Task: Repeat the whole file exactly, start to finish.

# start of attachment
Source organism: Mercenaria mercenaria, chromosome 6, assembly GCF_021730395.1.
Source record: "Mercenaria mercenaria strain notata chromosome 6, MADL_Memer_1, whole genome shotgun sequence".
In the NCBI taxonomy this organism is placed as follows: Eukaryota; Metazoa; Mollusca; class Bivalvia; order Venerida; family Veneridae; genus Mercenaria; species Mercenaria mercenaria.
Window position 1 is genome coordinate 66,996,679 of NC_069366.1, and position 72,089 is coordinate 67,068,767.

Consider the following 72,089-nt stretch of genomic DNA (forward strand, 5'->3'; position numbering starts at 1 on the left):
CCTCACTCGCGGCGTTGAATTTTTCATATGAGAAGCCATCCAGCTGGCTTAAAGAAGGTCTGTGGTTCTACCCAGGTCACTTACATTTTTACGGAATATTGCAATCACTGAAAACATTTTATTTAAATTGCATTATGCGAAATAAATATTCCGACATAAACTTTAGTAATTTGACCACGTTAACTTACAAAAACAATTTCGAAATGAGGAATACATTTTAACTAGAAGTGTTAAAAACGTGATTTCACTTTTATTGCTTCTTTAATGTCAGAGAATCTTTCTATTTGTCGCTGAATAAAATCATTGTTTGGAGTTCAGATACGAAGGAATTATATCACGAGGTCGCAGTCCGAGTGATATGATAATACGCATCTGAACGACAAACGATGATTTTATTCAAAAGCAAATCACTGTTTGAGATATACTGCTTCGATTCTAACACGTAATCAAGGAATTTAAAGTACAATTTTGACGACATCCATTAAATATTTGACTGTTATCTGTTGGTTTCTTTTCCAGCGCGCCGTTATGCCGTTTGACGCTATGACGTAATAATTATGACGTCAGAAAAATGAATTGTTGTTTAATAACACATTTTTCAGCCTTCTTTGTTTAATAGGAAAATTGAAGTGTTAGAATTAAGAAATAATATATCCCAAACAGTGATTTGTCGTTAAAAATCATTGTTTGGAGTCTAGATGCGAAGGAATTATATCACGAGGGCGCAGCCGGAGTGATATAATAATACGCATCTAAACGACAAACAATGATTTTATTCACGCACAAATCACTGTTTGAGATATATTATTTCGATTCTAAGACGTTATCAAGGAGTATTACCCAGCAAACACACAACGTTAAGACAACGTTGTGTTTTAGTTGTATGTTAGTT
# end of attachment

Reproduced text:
Source organism: Mercenaria mercenaria, chromosome 6, assembly GCF_021730395.1.
Source record: "Mercenaria mercenaria strain notata chromosome 6, MADL_Memer_1, whole genome shotgun sequence".
In the NCBI taxonomy this organism is placed as follows: Eukaryota; Metazoa; Mollusca; class Bivalvia; order Venerida; family Veneridae; genus Mercenaria; species Mercenaria mercenaria.
Window position 1 is genome coordinate 66,996,679 of NC_069366.1, and position 72,089 is coordinate 67,068,767.

Consider the following 72,089-nt stretch of genomic DNA (forward strand, 5'->3'; position numbering starts at 1 on the left):
CCTCACTCGCGGCGTTGAATTTTTCATATGAGAAGCCATCCAGCTGGCTTAAAGAAGGTCTGTGGTTCTACCCAGGTCACTTACATTTTTACGGAATATTGCAATCACTGAAAACATTTTATTTAAATTGCATTATGCGAAATAAATATTCCGACATAAACTTTAGTAATTTGACCACGTTAACTTACAAAAACAATTTCGAAATGAGGAATACATTTTAACTAGAAGTGTTAAAAACGTGATTTCACTTTTATTGCTTCTTTAATGTCAGAGAATCTTTCTATTTGTCGCTGAATAAAATCATTGTTTGGAGTTCAGATACGAAGGAATTATATCACGAGGTCGCAGTCCGAGTGATATGATAATACGCATCTGAACGACAAACGATGATTTTATTCAAAAGCAAATCACTGTTTGAGATATACTGCTTCGATTCTAACACGTAATCAAGGAATTTAAAGTACAATTTTGACGACATCCATTAAATATTTGACTGTTATCTGTTGGTTTCTTTTCCAGCGCGCCGTTATGCCGTTTGACGCTATGACGTAATAATTATGACGTCAGAAAAATGAATTGTTGTTTAATAACACATTTTTCAGCCTTCTTTGTTTAATAGGAAAATTGAAGTGTTAGAATTAAGAAATAATATATCCCAAACAGTGATTTGTCGTTAAAAATCATTGTTTGGAGTCTAGATGCGAAGGAATTATATCACGAGGGCGCAGCCGGAGTGATATAATAATACGCATCTAAACGACAAACAATGATTTTATTCACGCACAAATCACTGTTTGAGATATATTATTTCGATTCTAAGACGTTATCAAGGAGTATTACCCAGCAAACACACAACGTTAAGACAACGTTGTGTTTTAGTTGTATGTTAGTT